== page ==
For starters, Luke and Lorelai reconciled in the spring of 2007, but still hadn't married. What had they been doing for ten years? Lorelai offered up a weak explanation to her shrink for why she and Luke had never tied the knot -- something like "I don't do things like my mother" -- but it was inconsistent with the Lorelai who broke down at the end of Season 6 because Luke couldn't commit to a wedding date. Luke had accepted her marriage proposal at the top of that season before she'd even finished popping the question; the second half of the season was all about Lorelai's desire -- turning into something more like desperation -- to be his wife. And then they wait ten years? Clearly the Palladinos intended Gilmore Girls to end with Luke and Lorelai's wedding, a year or two after they reunited them. But now it's 2016, and they're holding to that series-ending ceremony -- so they've got to posture that the pair would reasonably settle into a decade of "going steady." A Year in the Life didn't just rewrite Season 7; it started rewriting all over the place, just to serve up stories that were ten years overdue.
Similarly, it would be one thing for Rory to be stumbling so badly just out of college; if the Palladinos had returned to the series for a Season 8, they could have shown that Rory being on the road, following Barack Obama's Presidential bid, had proven too much for her -- that the reality of living the dream was overwhelming. But ten years later? The early moments of A Year in the Life enumerated Rory's accomplishments over the previous decade, but apparently she'd achieved them through divine intervention, which had mysteriously disappeared. Because suddenly, at 32, she doesn't know how to schmooze a client, or brainstorm at an interview, or even break up with a boyfriend. (The Palladinos didn't just make her indecisive, they made her deplorable: stringing along a guy she couldn't care less about for a solid year, while sleeping with a man who's engaged to another.) The show boasted about her accomplishments, but while she was achieving them, she seemed to have gained no life experience -- nor made one lasting professional connection. You were left, again, realizing that the Palladinos didn't adjust for the time jump. They gave us their 2008 ending in 2016. It reminded me of nothing more than the end of How I Met Your Mother, where Carter Bays and Craig Thomas had a vision at the start for how the series would end, but didn't realize that that vision was unworkable a decade later.
A Year in the Life felt not only misjudged and misguided, but self-absorbed. The Palladinos didn't wipe out Season 7, but they sure didn't give it its due either -- not even in the necessary ways. Rory departed on a press bus in 2007 to cover Barack Obama's election bid. If the 2008 election had gone a different way, that might've been an insignificant plot point; given Obama's victory, it became the proverbial elephant in the room. One of the first questions any fan had to wonder is: how long did she cover him? Both terms? If not, why did she leave? Why would she? But we get no answers. We get a list of other projects she's worked on since graduation, but not an accounting of the only one we knew or cared about.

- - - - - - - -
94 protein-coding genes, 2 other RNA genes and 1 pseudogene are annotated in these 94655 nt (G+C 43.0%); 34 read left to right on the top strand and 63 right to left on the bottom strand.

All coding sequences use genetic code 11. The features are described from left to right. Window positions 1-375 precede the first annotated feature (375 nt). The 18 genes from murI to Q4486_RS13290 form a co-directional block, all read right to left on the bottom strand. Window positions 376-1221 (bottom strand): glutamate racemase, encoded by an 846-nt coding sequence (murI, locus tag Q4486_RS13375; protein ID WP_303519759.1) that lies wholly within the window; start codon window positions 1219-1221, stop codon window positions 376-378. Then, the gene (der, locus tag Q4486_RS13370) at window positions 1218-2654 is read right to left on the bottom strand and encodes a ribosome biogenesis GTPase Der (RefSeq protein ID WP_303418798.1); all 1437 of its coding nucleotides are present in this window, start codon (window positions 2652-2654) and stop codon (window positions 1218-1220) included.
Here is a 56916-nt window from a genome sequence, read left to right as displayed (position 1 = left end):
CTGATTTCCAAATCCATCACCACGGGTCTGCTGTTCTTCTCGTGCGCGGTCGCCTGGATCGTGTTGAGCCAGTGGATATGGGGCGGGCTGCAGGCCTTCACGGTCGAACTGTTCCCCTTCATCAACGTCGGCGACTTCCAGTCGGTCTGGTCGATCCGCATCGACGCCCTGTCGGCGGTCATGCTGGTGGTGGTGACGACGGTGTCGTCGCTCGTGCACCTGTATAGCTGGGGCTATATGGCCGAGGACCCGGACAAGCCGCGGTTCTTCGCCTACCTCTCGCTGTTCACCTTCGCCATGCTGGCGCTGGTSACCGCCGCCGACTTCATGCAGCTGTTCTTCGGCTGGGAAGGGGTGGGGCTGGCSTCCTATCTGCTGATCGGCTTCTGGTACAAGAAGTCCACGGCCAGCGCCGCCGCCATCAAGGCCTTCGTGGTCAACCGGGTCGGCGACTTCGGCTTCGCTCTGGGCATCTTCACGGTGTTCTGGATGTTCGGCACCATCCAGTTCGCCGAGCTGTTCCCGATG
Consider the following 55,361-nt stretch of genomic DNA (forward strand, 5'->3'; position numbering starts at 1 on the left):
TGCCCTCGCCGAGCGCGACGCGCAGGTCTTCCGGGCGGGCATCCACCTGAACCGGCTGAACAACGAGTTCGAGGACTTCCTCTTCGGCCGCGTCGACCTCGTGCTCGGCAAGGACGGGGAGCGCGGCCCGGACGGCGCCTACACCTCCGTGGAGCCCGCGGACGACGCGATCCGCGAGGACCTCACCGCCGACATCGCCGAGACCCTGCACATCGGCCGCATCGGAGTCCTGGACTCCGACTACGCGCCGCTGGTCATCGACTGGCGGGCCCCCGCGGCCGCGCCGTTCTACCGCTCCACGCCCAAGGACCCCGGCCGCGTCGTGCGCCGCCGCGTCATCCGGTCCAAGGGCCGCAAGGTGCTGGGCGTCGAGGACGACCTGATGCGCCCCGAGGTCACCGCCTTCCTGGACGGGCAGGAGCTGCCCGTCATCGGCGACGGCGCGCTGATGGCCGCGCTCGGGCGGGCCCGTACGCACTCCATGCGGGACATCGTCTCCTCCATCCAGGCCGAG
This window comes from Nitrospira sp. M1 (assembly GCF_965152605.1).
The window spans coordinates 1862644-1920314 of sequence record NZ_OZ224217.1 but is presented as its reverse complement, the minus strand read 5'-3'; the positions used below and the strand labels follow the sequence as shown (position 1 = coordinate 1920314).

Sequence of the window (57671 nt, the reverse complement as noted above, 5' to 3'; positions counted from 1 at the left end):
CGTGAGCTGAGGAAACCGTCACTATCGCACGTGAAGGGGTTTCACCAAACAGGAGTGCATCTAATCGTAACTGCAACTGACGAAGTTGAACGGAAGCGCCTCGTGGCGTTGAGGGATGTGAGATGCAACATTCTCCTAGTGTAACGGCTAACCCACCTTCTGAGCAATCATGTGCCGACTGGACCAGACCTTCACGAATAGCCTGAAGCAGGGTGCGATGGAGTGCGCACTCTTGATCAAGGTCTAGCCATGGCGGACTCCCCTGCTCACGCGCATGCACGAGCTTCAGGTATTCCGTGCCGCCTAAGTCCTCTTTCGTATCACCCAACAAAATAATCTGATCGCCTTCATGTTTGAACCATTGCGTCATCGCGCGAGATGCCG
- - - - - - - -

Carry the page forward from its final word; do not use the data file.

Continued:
The most gracious explanation is that the Palladinos imagined the publicity that accompanied their departure after Season 6 was so big that everyone knew about it -- and that viewers would understand that Season 7, to them, was just waiting to be unraveled at the earliest opportunity. Because otherwise, you're left with the theory that they simply didn't care if viewers were confused. And I have no doubt that plenty of viewers were confused: waiting for dots to be connected that never were. I know all the behind-the-scenes stuff -- I'm a geek; if you're a Gilmore Girls guru, you may well know it too. But most folks don't. And it's not just Rory's coverage of the Obama campaign that needed a mention. It's "when did Logan and his father reconcile, and him return to the family business? When did he leave San Francisco? When did he and Rory get back together?" -- and a half-dozen other inconsistencies. A couple lines would have sufficed. But by ignoring Season 7, they chose to baffle and potentially alienate their audience. Although critics continue to swoon over the Palladinos' every move, most viewers aren't aware that they left the show after Season 6 -- and weren't looking for them to "fix it."
Because the truth is, Gilmore Girls didn't need the Palladinos to "fix it"; David Rosenthal had actually been the one to fix their show. They'd left him a mess at the end of Season 6, and he'd cleaned it up. And he took the characters to places that -- we see now, in hindsight -- the Palladinos couldn't take them. To the Palladinos, their creations were deliberately, defiantly stuck in time. It fed into their image of Stars Hollow as a magical town where nothing changed. In my write-up of Season 7, I noted that, under the Palladinos, "Every year, Lorelai and her mother Emily would start to grow closer, then something increasingly pointless would happen to drive a wedge between the two and reset the relationship." The Palladinos were wedded to the notion of Gilmore Girls as a fable, to family dynamics that were set in stone, and (as we ultimately learned) to a symmetrical story-line for Rory waiting to be revealed at series' end.